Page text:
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THE AISLE SEAT - by Mike McGranaghan


Righteous Kill would seem, on the surface, to be the movie a lot of people have been waiting for. Although stars Robert DeNiro and Al Pacino were both in The Godfather Part II, they shared no scenes together. They did electrically occupy the same space in Heat, but only for about seven minutes. Now they team up for the entire duration of a movie - a cop thriller no less. It should be cinematic heaven, but why are all those horned creatures with pitchforks roaming around?

DeNiro and Pacino play two veteran NYC detectives named, respectively, Turk and Rooster. They are trying to track down a serial killer whose victims are all guilty-as-hell scumbags who have somehow managed acquittal. Someone is offing them, then leaving little poems at the scene of the crimes. I don't want to give anything away, but it becomes clear very early on that the story isn't playing fair with us. The movie's framework has Turk confessing a series of murders to a video camera, yet when we see those murders playing out in flashback, the camera goes to great lengths to avoid showing us who is committing them. Therefore, it's possible that Turk could really be the killer, or someone else could be.

Two fellow detectives - Riley (Donnie Wahlberg) and Perez (John Leguizamo) - certainly think Turk is the culprit. He has a personal connection to all the victims, and he also enjoys rough sex with fellow cop Karen Corelli (Carla Gugino). The key to figuring it all out may rest with a local drug dealer/nightclub owner/music producer named Spider (played by Curtis Jackson, a.k.a. 50 Cent in a dull performance that isn't 1/100th as menacing as his own CD covers). Turk and Rooster try to identify the killer, as do Riley and Perez, as does Corelli. If Turk does turn out to be guilty, it creates different repercussions for all of them.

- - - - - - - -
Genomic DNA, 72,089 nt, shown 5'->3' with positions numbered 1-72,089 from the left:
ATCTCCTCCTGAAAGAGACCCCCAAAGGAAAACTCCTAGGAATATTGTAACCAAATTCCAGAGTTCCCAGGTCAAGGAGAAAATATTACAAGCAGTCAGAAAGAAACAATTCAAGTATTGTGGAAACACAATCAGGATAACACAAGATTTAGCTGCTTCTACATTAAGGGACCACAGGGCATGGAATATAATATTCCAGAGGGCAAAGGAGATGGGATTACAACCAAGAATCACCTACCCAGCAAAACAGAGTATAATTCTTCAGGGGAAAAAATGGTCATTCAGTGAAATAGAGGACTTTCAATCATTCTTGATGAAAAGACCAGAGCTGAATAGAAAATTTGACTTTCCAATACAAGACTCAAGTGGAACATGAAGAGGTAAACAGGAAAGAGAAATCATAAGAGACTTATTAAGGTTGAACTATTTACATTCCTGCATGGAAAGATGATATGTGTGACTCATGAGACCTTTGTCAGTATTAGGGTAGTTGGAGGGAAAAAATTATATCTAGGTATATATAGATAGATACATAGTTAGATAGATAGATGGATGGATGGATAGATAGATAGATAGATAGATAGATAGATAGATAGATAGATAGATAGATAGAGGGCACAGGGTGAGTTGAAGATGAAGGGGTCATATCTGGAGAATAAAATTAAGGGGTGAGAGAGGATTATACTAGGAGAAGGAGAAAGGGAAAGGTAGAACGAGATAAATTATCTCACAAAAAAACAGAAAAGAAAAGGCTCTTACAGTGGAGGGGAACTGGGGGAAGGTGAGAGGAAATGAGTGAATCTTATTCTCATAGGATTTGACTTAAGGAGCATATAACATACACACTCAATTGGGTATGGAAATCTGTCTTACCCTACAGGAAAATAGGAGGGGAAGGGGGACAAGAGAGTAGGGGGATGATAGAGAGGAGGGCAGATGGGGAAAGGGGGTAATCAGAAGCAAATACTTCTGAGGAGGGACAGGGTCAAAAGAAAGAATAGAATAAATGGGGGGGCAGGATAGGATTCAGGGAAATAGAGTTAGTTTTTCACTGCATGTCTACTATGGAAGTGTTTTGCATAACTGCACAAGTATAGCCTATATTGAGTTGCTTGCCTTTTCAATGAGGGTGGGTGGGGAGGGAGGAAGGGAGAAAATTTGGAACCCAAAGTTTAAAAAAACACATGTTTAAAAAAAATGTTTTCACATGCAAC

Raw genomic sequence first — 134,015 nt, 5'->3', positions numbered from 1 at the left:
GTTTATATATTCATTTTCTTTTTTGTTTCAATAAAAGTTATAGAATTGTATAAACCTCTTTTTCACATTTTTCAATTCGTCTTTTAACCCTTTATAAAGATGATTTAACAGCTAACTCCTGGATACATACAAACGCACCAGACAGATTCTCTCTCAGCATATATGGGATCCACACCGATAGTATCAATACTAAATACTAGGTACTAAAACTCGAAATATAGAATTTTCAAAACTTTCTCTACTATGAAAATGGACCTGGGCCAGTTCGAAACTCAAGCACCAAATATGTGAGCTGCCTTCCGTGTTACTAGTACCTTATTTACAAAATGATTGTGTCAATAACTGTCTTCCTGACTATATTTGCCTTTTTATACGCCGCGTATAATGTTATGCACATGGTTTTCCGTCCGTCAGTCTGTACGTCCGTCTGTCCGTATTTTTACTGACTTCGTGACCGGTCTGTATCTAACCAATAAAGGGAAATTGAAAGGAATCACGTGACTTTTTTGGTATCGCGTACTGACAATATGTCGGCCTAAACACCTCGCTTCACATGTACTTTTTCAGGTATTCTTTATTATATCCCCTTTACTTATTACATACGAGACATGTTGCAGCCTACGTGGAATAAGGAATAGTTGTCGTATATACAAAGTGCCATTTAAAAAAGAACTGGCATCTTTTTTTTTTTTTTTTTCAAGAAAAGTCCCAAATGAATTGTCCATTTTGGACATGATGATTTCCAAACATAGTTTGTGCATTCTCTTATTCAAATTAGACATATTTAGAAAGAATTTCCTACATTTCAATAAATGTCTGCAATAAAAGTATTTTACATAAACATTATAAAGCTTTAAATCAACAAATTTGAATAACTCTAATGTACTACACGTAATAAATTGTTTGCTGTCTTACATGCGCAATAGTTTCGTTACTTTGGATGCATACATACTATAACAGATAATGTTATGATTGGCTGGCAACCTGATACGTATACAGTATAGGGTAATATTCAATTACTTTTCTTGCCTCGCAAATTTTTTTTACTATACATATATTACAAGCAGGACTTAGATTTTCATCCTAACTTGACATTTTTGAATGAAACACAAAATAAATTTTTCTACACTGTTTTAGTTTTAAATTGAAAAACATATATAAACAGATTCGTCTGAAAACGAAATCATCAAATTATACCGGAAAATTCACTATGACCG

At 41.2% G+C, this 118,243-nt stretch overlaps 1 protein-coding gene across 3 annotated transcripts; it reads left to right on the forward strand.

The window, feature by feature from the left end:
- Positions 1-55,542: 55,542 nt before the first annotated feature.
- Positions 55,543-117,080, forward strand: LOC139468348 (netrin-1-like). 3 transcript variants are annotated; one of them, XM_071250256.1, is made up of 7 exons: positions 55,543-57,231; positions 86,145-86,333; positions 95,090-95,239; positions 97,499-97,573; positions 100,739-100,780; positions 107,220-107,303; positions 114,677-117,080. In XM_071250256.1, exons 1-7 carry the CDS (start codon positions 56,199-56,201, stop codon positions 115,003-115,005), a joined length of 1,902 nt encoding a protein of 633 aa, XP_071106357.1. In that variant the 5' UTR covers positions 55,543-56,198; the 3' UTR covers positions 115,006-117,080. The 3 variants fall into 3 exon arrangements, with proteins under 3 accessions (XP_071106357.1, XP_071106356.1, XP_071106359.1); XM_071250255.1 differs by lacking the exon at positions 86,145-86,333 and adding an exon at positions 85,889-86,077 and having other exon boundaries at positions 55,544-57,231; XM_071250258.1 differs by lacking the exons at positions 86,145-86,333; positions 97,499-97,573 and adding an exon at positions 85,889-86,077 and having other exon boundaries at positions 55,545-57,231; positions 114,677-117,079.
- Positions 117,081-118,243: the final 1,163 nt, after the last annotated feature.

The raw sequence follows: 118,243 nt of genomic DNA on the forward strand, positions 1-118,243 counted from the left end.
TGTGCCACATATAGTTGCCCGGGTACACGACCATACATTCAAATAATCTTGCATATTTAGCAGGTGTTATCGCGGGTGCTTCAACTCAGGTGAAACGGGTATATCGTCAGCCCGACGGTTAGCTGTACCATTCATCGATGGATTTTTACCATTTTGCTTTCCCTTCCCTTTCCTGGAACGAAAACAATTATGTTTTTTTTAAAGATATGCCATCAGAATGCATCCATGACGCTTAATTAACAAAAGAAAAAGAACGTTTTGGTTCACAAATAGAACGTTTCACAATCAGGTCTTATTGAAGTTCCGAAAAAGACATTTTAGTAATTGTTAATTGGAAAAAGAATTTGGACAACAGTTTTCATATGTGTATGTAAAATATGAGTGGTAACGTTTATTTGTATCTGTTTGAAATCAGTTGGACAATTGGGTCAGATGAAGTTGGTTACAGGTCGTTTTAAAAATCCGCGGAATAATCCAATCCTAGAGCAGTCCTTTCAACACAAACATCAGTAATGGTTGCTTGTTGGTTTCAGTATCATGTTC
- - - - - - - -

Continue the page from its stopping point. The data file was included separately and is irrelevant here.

When I was a child, my father had a sign hanging in the basement that featured an old Irish saying: If You Can't Dazzle Them With Brilliance, Baffle Them With Bullshit. That seems to be the sentiment by which Righteous Kill lives. The film obviously wants to be a twist-filled mystery that will, as the cliché goes, have you guessing until the last second. That could work, with the proper structure. However, the screenplay by Inside Man's Russell Gerwitz doesn't seem to know how to pay that off - or at least not in the hands of director Jon Avnet (88 Minutes, Fried Green Tomatoes). A good procedural works when we are able to follow the clues right along with the characters. There's a very strict sense of internal logic that absolutely has to be there. Righteous Kill doesn't have it. The plot constantly chases its own tail, jumping abruptly from one thing to another until the audience is confused. At times, it's incredibly difficult to tell how certain characters know certain things, or how they end up in particular places, or how they assemble pieces of the mystery. The approach of the story reminds me of a pinball machine, with the ball flying wildly and haphazardly from one thing to the next. There's no brilliance here, just a bunch of baffling…well, you know.

What's needed here is a filmmaker who can corral all the ideas into something with a crisp pace and a logical flow. The thing that shocked me most was how the movie felt like some cheap-o straight-to-DVD thriller. The production values - from cinematography to editing to musical score - are little more than adequate. Everything needed to be slowed down, presented more artistically, and explained more clearly.

If there's anything that marginally redeems Righteous Kill, it's the pairing of Robert DeNiro and Al Pacino. This does not represent the best work from either of them. Pacino overacts, as seems to be the norm for him these days. DeNiro is best when he has a challenging character to play - a Jake LaMotta, a Travis Bickle. When he doesn't, he often appears…not bored, exactly, but unstimulated. Certainly Turk cannot hold a candle to those other characters. Nevertheless, it's a kick to see these two paired onscreen. If nothing else, they appear to be enjoying the chance to share more screen time than they did in Heat. (It must be said, however, that this movie is the anti-Heat, and Jon Avnet is no Michael Mann.)

People are going to expect a lot more from the DeNiro/Pacino match-up than Righteous Kill can ever hope to give. Putting these two actors in a film whose theme is vigilante justice promises something hard-hitting and maybe even unforgettable. In this case, the theme is introduced but never meaningfully explored, and the plot resolves itself with a ludicrous finale that contains what may be the least surprising surprise in movie history. The longer Righteous Kill went on, the more I disliked it.

( 1/2 out of four)

Righteous Kill is rated R for violence, pervasive language, some sexuality and brief drug use. The running time is 1 hour and 41 minutes.

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